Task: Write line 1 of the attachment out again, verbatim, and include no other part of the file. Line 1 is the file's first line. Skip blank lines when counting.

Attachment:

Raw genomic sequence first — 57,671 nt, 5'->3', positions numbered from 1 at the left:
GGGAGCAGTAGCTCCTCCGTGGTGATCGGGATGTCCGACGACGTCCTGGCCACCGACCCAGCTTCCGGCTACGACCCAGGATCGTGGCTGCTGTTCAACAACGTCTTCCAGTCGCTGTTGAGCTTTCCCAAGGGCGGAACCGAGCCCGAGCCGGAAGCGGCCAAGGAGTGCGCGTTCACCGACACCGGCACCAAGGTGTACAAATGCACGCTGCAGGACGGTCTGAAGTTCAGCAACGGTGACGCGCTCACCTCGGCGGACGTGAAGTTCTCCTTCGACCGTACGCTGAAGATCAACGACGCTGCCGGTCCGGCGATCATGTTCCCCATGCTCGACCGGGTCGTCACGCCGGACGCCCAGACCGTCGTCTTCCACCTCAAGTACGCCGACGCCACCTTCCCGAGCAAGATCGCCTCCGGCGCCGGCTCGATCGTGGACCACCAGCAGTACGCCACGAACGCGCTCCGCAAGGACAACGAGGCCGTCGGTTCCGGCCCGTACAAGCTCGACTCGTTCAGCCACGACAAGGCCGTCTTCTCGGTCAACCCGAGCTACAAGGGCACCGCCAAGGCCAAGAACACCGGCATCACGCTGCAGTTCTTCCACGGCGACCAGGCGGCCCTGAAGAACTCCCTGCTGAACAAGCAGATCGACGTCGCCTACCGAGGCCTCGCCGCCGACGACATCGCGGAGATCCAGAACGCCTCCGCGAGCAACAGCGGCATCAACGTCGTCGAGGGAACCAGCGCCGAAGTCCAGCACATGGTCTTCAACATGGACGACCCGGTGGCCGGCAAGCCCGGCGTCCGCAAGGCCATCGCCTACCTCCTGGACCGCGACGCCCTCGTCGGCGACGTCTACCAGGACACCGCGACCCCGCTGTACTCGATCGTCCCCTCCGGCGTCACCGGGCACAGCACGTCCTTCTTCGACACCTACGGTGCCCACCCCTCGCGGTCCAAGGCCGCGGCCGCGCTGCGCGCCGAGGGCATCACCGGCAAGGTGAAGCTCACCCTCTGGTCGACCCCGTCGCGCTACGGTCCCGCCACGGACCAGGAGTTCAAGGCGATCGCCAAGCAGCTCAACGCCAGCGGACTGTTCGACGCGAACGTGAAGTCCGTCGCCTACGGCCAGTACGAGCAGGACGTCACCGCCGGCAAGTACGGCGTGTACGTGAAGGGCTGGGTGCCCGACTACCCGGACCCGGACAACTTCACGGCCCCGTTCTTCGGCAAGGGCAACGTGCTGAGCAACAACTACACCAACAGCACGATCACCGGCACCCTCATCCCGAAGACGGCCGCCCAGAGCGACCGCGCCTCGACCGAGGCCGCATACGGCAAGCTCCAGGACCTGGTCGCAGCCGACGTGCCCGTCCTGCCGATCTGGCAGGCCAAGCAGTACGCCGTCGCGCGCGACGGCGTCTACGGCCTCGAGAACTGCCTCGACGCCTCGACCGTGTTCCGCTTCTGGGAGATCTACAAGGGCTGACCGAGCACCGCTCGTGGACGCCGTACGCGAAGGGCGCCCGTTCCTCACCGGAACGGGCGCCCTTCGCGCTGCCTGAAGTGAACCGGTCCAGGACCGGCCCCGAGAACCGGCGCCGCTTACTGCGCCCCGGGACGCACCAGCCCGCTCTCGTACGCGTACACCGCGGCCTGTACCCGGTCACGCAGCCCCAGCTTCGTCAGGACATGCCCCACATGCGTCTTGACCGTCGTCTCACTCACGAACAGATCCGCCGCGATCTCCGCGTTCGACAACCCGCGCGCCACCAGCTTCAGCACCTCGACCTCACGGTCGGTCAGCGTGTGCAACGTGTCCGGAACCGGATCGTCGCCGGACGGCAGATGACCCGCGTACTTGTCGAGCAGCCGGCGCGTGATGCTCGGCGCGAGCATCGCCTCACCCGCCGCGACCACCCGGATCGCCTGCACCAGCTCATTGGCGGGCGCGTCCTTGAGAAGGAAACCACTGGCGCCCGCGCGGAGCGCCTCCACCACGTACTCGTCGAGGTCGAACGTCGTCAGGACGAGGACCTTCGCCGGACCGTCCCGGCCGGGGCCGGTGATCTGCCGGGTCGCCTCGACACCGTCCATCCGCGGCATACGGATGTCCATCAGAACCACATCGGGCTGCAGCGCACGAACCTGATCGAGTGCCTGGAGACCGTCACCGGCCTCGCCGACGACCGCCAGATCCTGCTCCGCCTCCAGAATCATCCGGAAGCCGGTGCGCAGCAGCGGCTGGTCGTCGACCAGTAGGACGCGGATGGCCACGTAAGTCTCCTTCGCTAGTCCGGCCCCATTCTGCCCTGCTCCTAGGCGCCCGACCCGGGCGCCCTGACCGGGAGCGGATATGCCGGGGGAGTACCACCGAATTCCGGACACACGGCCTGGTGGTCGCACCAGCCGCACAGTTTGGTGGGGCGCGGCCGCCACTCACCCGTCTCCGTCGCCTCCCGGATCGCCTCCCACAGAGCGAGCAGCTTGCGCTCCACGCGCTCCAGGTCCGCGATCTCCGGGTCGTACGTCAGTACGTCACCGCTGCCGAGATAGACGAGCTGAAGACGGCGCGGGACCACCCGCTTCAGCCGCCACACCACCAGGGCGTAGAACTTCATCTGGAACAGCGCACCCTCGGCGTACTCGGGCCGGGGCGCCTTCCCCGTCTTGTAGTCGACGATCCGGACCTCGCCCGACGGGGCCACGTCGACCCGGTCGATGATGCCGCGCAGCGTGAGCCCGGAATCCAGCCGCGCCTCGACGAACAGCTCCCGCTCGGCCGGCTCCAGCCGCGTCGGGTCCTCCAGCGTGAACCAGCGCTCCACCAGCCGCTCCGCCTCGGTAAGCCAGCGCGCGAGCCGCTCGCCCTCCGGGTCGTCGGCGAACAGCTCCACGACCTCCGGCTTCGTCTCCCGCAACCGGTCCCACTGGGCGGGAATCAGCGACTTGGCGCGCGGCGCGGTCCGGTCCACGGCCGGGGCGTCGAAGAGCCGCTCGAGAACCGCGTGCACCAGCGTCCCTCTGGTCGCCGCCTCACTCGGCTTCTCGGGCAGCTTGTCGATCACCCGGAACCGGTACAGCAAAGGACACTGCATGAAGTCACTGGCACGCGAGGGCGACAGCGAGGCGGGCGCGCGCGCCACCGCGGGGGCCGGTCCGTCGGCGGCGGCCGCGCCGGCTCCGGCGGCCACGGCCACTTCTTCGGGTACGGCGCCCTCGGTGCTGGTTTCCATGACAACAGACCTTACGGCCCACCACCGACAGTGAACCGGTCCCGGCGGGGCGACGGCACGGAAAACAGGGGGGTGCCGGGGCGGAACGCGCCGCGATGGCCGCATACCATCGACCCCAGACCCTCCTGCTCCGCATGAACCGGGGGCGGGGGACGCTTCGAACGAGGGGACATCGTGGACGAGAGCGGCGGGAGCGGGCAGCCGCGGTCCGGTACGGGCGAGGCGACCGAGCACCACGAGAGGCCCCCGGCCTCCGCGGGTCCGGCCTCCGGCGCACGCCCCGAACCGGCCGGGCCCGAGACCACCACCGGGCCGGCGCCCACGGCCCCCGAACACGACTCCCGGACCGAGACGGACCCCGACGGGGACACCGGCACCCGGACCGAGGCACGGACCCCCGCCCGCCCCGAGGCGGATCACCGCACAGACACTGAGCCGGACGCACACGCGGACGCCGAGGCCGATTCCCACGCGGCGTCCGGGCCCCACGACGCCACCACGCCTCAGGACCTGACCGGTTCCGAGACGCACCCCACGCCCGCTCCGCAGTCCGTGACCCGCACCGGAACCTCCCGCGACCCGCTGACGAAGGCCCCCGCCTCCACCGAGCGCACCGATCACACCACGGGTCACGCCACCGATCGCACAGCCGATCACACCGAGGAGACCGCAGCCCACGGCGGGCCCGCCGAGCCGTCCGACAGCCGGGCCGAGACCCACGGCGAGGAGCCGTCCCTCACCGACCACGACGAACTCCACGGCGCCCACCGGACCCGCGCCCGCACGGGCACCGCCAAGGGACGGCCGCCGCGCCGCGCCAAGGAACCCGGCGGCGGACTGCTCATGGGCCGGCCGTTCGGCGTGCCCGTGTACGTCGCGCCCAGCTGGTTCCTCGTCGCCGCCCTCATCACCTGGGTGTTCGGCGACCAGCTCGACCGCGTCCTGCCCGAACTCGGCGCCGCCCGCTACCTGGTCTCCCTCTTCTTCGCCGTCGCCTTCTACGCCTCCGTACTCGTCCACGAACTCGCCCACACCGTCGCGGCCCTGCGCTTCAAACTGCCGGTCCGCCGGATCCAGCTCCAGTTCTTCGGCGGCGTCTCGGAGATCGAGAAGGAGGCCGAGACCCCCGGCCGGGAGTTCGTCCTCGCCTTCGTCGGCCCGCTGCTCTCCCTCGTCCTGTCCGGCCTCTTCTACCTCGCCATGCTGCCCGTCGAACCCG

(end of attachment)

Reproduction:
Raw genomic sequence first — 57,671 nt, 5'->3', positions numbered from 1 at the left: